Skylights featured on Astronomy Picture of the Day

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Skylights featured three times on Earth Science Picture of the Day: 1 , 2 , 3 , 4 .

W Orionis

Photo of the Week.. The carbon star W Orionis stares redly back at us from the middle of the picture. Orion's Bellatrix is at upper left, while the right hand star of the belt shines at lower left.

Astronomy news for 9 days starting Friday, February 27, 2004.

Skylights will next appear on Sunday, March 7.

The Moon waxes through its gibbous phase during this extended period, beginning with first quarter on Friday, February 27 (during mid evening in North America), and ending with full on Saturday, March 6 (just before moonrise). The evening of Monday the 1st, the Moon will be seen to the north of Saturn, while on the nights of Friday the 5th and Saturday the 6th it will bracket much brighter Jupiter.

This week, on the night of Wednesday March 3rd, Jupiter passes opposition with the Sun, when it rises at sunset, sets at sunrise, crosses the meridian to the south at midnight (roughly when formal opposition is actually taking place), and is in the middle of its retrograde, or backward, motion. About two hours after sundown, around 8 PM, Saturn crosses the meridian. Then only three hours before Jupiter comes into formal solar opposition, Mercury passes its superior conjunction with the Sun, when it is on the other side of the Sun from us and completely invisible. Meanwhile, Mars and brilliant Venus hang out in the western sky drawing ever closer, Venus now setting around 9:30, Mars two hours later, the early evening sky now containing all the ancient planets but Mercury.

As a special treat, the week gives us February 29, this "leap year" occurring only once every four years. The purpose is to reconcile the days in the calendar to the actual length of the year, which is close to 365 and a quarter days long. Over a four year period, the calendar therefore averages 365.25 days. The problem is that the actual number of days in the year is 365.2422..., so given this simple system (of the original Julian calendar, after Julius Caesar), the dates of the equinoxes and solstices creep forward. This problem is solved in our Gregorian calendar (after Pope Gregory XIII of the late 16th century) by dropping leap years in century years not divisible by 400. Thus 1900 (which falls on the four year cycle), was not a leap year, 2000 was, and 2100 will not be. The result is a 400 year average of 365.2425 days, very close to reality.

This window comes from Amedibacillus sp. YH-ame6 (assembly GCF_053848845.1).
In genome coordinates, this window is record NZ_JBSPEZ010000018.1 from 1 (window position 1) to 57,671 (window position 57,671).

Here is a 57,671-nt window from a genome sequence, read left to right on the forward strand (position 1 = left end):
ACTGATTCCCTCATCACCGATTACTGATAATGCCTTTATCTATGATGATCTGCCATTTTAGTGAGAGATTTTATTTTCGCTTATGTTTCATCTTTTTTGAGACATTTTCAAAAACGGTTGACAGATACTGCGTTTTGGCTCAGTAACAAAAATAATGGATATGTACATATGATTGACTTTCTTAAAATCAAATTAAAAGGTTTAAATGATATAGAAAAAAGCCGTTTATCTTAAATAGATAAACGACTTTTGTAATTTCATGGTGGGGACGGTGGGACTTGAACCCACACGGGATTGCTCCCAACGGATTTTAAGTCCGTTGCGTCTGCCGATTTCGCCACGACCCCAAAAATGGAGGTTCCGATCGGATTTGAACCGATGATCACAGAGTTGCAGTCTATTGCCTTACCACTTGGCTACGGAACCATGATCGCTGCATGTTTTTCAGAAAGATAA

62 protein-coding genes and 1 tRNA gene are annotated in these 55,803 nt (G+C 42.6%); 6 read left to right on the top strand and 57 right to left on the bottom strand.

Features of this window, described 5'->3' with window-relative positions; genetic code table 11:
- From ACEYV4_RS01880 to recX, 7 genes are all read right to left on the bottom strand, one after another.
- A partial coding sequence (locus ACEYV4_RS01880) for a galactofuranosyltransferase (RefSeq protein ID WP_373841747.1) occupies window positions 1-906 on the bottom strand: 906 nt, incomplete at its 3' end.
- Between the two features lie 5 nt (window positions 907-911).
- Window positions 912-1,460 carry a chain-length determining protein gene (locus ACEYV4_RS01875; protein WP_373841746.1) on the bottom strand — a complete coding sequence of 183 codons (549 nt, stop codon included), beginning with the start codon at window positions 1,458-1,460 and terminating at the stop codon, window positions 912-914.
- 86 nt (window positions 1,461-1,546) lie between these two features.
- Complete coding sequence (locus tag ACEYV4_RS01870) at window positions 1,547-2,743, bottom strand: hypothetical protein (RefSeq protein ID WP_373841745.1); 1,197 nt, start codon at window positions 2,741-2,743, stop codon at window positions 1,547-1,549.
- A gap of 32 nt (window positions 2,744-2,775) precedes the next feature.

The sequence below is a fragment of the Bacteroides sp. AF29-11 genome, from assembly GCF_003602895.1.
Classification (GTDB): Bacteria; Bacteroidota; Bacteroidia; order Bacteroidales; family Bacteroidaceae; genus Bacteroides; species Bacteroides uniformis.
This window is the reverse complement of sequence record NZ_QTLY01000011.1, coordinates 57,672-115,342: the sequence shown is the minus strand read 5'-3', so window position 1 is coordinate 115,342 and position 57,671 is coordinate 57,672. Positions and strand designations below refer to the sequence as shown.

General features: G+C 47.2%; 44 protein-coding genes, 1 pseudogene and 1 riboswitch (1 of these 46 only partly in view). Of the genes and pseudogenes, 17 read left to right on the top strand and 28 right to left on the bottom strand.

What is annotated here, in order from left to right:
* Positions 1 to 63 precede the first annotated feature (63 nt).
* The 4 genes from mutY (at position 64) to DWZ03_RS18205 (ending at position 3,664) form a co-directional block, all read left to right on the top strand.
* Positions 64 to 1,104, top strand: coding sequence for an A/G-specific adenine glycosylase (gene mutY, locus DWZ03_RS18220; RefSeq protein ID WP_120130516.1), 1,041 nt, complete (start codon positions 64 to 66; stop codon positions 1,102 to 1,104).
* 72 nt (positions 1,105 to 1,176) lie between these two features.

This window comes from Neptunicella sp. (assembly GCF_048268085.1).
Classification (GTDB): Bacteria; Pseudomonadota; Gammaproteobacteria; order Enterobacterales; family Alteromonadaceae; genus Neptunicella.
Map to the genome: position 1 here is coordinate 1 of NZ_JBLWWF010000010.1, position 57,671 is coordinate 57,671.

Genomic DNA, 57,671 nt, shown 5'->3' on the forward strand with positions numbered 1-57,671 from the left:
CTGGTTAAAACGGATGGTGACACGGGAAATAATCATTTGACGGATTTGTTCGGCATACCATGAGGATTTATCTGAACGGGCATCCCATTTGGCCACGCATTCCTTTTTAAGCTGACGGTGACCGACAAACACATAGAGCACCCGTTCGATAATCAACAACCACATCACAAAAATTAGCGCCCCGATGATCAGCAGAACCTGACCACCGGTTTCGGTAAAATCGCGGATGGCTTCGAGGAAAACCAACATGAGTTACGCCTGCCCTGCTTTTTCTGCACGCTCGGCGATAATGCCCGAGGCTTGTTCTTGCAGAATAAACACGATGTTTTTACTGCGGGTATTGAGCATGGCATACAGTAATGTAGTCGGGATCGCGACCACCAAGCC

What dominates the early evening sky now more than anything else is Orion (which is starting to slip a bit west) and his two hunting dogs, Canis Major (the Larger Dog, with Sirius, the brightest star of the sky) and Canis Minor (the Smaller Dog, with Procyon). With Orion's reddish Betelgeuse, these two stars make the prominent "Winter Triangle," Procyon east of Betelgeuse, Sirius to the southeast. Due west of Sirius is the box-like set of stars that make Lepus, the Hare, while directly below Lepus find the flat triangle that forms Columba, the Dove.
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